By Deborah Goonan, Independent American Communities
One of my listeners alerted me to a Glenn Beck Radio segment on a story of religious discrimination that I wrote about in 2015, in a guest blog on Ward Lucas’ Neighbors at War blog.
In case you missed it…
A small Orthodox Jewish Congregation in a Dallas neighborhood, Toras Chaim, governed by Highlands of McKamy IV & V homeonwers’ association, became the target of a lawsuit from a homeowner, David Schneider, who then managed to become a board member. At that point, Schneider and a few of his allies on the board decided that the HOA would sue Rabbi for various bogus covenant violations, with the ultimate goal, it seems, of driving the congregation out of the community.
Ultimately, Rabbi Yaakov Rich and his Congregation won that legal battle, only to face even more challenges by the City of Dallas.
A brief history as reprinted from my guest blog in 2015:
1st Amendment Win for Orthodox Jewish Congregation
guest blog by Deborah Goonan, Feb, 10, 2015 (Neighbors At War)
Just this week, a Colin County, Texas judge threw out an HOA’s case against owners of a home used as an Orthodox Jewish synagogue. The legal battle began in 2013, when an owner by the name of David R. Schneider independently sued the Congregation Toras Chaim and the owners of the dwelling, Mark and Judith Gothelf, for allegedly violating restrictive covenants specifying “single family” use. The HOA intervened in the case in 2014, shortly after Mr. Schneider was elected to the Board of Highlands of McKamy IV & V HOA.
The Liberty Institute assisted the Gothelfs and the Congregation free of charge. Haynes and Boone LLP also represented the Congregation.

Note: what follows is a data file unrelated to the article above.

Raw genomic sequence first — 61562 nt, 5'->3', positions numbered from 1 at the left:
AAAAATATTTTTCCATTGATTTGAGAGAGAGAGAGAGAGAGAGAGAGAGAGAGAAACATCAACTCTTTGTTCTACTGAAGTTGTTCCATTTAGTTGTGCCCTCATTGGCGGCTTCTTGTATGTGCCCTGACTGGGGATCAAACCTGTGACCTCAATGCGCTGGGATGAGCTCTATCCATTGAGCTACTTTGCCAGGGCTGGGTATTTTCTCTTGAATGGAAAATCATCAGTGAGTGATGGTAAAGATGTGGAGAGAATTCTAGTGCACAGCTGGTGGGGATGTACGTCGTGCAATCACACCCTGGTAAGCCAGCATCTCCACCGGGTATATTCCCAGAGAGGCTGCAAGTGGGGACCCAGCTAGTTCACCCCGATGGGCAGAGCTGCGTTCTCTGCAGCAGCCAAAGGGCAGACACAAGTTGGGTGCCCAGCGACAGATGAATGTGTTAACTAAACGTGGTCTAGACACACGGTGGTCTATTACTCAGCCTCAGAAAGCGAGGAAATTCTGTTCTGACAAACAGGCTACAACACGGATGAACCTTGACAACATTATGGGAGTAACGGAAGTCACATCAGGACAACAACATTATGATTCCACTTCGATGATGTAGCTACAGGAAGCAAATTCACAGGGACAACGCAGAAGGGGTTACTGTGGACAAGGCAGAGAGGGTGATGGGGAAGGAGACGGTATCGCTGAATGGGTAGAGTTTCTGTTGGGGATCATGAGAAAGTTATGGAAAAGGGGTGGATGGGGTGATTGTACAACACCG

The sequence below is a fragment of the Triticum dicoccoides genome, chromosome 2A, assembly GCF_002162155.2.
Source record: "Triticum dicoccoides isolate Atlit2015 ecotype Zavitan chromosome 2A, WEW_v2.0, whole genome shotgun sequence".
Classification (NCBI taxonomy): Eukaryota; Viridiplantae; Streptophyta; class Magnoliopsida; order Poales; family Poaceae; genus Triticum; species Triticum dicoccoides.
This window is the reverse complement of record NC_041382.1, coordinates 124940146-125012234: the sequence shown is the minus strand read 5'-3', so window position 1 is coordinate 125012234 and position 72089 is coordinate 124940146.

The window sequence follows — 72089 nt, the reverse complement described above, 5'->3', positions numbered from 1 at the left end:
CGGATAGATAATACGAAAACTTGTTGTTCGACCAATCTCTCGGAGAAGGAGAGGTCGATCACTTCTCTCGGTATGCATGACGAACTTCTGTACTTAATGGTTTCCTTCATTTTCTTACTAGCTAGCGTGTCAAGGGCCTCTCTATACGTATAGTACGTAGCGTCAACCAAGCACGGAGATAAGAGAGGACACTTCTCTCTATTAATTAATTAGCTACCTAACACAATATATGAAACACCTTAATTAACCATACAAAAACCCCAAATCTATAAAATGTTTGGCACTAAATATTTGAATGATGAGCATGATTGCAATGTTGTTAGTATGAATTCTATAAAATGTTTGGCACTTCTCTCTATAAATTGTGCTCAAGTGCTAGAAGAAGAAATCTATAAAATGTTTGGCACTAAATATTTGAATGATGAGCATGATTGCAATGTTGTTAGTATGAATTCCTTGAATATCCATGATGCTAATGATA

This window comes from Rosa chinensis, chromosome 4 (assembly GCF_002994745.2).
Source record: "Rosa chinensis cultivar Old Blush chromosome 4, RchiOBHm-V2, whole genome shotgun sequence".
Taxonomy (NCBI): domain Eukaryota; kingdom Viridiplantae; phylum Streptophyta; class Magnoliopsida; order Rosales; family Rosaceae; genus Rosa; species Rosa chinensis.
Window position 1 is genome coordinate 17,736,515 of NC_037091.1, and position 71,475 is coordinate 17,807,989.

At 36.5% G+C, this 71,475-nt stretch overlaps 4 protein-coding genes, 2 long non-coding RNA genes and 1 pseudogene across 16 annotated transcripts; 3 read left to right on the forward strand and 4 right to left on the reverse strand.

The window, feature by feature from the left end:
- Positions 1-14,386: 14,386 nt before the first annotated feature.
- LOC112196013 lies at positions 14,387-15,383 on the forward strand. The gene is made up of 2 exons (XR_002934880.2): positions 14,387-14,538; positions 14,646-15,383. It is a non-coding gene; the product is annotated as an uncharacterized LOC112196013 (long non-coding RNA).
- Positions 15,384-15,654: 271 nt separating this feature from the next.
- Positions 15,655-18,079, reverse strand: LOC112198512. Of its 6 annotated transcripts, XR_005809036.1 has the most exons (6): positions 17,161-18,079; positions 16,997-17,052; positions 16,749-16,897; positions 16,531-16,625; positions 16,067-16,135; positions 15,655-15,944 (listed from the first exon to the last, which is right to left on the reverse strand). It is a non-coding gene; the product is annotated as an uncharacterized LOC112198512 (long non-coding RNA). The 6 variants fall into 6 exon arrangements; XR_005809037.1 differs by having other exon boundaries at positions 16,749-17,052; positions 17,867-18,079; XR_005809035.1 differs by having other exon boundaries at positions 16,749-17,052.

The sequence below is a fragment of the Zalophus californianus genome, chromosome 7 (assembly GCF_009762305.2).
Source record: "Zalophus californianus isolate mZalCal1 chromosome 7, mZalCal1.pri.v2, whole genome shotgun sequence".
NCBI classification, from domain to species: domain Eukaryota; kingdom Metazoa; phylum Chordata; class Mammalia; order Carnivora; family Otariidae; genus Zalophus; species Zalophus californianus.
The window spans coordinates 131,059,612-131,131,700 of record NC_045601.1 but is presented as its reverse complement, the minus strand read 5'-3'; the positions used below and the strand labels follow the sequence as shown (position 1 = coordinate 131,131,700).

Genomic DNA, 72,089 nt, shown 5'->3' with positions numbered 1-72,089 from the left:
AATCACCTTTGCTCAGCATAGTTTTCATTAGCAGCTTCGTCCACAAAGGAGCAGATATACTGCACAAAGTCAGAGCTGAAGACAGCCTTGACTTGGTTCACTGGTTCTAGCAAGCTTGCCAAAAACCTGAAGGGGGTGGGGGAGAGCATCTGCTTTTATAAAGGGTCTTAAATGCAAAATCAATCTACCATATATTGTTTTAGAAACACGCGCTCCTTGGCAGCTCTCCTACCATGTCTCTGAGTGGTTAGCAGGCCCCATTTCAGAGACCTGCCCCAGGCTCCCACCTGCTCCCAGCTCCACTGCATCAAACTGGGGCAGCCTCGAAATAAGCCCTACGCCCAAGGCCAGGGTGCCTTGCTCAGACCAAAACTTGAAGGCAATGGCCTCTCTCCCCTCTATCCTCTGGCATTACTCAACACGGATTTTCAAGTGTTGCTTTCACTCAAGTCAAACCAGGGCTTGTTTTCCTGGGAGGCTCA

Of course, the media and Liberty Institute are reporting the victory for the small Jewish congregation. They are now permitted to continue using the Gothelf’s home as a synagogue for their small congregation. The Judge dismissed the case primarily based upon two applicable Texas laws: The Texas Religious Freedom Restoration Act (RFRA) and the Religious Land Use and Institutionalized Persons Act of 2000 (RLUIPA). Both statutes invalidate restrictive covenants against use of real property as a religious institution, upholding First Amendment rights.
Reading the lengthy Motion for Summary Judgment filed by attorneys for the defense, available from the Liberty Institute news release, it was obvious that Mr. Schneider, representing himself, and the HOA, represented by their attorney, had no chance of prevailing. In addition to the obvious violations of religious freedom rights, there were hundreds of pages of case law to back up at least a half dozen affirmative defenses, and transcripts of depositions of Rabbi Rich, Mark Gothelf, Mr. Schneider and two other HOA Board members.
So what exactly happened in Highlands of McKamy IV & V HOA?
Well, it was another typical story of HOA conflict. From 2011 – August 2013, before the Orthodox Jewish Congregation moved the location of their gatherings from one home in Highlands of McKamy to another one across the street from David Schneider, there had been no complaints from neighbors or the HOA.
It often takes just one person, in this case Mr. Schneider, to instigate conflict in an HOA. And that conflict is almost always about some alleged or trumped up violation of a restrictive covenant or Board enacted rule. And quite often – as was the case this time – the restriction itself is unconstitutional at the state or federal level, or both.